Disease and Destiny in Plague Literature from Early Modern to Postmodern Times
Chapter Two: Out of Sortes. A Journal of the Plague Year
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A Journal of the Plague Year
How doth the city sit solitary,
that was full of people!
She is become a widow, that
was great among the nations!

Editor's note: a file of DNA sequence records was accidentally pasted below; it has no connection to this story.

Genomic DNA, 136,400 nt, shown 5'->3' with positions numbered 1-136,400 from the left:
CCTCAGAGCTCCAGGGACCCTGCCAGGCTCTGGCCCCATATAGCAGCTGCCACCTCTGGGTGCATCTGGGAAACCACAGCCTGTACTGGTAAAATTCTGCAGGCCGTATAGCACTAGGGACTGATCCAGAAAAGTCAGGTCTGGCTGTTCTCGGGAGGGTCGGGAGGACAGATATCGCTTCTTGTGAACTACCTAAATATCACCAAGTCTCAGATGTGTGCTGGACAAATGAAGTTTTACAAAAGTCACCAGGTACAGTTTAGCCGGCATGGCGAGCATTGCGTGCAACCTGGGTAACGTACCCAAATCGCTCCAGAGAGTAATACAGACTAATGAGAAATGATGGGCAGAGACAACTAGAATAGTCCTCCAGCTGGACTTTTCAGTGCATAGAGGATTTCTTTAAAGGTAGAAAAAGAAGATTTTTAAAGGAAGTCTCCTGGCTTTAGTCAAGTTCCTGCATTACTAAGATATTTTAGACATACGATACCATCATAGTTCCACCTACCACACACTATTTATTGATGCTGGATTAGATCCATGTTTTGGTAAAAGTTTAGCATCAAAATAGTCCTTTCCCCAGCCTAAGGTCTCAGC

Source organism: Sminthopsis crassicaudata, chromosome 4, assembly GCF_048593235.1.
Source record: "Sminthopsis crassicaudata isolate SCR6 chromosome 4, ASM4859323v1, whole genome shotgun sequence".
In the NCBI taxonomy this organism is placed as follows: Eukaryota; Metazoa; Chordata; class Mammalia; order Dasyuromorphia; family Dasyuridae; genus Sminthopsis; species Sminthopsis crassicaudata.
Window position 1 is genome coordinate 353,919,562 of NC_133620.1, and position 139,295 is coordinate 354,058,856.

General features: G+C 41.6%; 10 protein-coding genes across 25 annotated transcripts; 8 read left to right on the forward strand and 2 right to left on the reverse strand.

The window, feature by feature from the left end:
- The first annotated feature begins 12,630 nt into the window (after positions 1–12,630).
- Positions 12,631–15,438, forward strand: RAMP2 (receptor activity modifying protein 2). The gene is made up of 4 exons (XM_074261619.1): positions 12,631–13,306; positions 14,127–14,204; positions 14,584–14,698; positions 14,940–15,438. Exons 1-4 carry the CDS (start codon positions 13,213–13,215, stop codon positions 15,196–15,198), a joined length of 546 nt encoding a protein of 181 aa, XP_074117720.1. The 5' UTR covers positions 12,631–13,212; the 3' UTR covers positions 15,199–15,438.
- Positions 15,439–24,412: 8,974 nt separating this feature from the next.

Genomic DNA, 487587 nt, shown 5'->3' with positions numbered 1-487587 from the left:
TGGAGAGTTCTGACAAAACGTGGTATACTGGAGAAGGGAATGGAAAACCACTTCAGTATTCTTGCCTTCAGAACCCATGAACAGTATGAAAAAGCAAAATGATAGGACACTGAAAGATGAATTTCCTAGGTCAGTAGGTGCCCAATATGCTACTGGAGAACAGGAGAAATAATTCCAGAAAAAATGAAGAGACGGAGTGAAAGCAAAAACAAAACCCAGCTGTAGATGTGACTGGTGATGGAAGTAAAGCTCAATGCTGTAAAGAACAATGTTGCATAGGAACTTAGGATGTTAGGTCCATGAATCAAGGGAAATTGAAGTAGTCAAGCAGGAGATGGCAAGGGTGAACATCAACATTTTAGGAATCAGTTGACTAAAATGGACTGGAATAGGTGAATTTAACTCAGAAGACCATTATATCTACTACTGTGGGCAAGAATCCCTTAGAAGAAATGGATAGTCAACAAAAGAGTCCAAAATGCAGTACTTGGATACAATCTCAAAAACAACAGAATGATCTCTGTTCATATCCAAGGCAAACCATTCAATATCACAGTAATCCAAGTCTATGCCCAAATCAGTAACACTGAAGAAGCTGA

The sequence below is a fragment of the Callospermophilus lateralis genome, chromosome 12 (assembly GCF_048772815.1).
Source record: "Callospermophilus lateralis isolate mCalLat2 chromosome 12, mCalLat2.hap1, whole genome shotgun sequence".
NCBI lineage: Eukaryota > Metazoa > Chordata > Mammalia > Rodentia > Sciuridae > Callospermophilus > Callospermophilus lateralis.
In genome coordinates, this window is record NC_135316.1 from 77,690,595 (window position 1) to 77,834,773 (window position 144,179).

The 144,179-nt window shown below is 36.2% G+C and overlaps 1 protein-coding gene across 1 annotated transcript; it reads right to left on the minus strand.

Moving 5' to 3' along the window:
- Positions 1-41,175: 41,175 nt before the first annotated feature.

Written in 1722—just two years after the outbreak of plague in Marseilles—but relating events that occurred six decades earlier, in 1665, when the Great Plague ravaged London, Daniel Defoe’s A Journal of the Plague Year purports to offer an eyewitness account of the infestation’s progress and effects. Defoe himself was only five years old at the time, although, as many students of the novel have pointed out, he may have nonetheless retained some memory of both the plague and the Great Fire of London that occurred a year later and supposedly—as the “quacking philosophers pretend”—eradicated the bubonic contagion. Defoe’s Journal dismisses such claims that would wed the Great Fire not only to the end of the Great Plague but also to the eradication of its cause, its “seeds”—for “had the seeds of the plague remained in the houses, not to be destroyed but by fire, how has it been that they have not since broken out … where the fire never came, and where the plague raged with greatest violence …” (237-8)—and the novel’s first-person narrative otherwise focuses entirely on the outbreak and daily tolls of the pestilence. That narrative, however, is rendered as the text not of the author Defoe but of...
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